February 28, 2012

Meditation Month: The Joys of Listening

I find great joy in listening to the sounds around me when sitting. The heat whistling through the radiator, the cars passing on the streets, the cracks in the floor, etc. Each small, unrecognizable sound becomes larger and larger, until I reach the point of 'my god, I can't believe I'm swallowing so loud!'

For me, the ear takes in a treasure trove of little symphonies that can only be picked up once I've sat in silence for a long time; once these sounds are heard, I find it hard not to be totally infatuated. I suppose it's similar to meditating facedown in a lawn; you really can't appreciate the grassy microcosm until you're face-to-face with the dirt and gaze in awe at the complex ecological system we hardly ever care to see.

When meditation teachers give instruction to listen to the breath I usually ignore them(sorry), not only because I breathe way too soft, but also because my understanding is that if I pay too much attention to one sound, I lose my connection with everything else around me. I certainly feel my breath as it passes in and out of my lungs, but I pay most attention to the outside world. I try not to think 'thats a car' as the car passes, or 'that's my knee cracking' as I shift my position (again, Zendo, sorry). I appreciate the noise for what it is and try to keep my ears in the present.This is a rare delicacy, and I'm glad I have meditation to indulge in such audial 'presents'.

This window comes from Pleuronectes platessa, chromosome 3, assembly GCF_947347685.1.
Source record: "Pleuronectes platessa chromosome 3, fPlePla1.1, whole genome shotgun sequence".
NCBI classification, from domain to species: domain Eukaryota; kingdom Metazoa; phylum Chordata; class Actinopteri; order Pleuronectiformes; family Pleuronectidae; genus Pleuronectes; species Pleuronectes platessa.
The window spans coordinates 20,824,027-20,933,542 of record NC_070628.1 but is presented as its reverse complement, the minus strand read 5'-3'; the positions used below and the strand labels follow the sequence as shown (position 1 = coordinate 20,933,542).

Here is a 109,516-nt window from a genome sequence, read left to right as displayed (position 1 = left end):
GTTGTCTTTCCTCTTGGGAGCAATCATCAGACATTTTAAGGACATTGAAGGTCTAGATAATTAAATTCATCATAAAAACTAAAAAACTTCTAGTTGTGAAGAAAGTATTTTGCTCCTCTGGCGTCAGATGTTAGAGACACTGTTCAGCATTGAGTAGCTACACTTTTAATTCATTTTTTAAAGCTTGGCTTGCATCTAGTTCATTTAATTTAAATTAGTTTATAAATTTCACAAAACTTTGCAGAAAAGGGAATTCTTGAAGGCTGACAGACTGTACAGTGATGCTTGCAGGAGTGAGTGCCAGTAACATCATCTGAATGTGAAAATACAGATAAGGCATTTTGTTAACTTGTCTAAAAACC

I wish there was a way to maintain a listening presence in the world. Paying attention in some ways excludes that; we listen to words, give them meaning, and delve into our minds searching for adequate retorts, all the while closing off our ears. Hearing everything leaves no room for mental formations, and witty reply, does it?

The daily dharma today gives an interesting take on the inseperable connections between sentient beings and on unique identity:


"The life that flows through each of us and through everything around us is actually all connected. To say that, of course, means that who I am really cannot be separated from all the things that surround me. Or, to put it another way, all sentient beings have their existence and live within my life." -Kosho Uchiyama Roshi

There is an interesting discussion to be had here regarding our responsibility to be present, and our duty to think for ourselves and to engage in the world. I'm going to sit on this one for a while.

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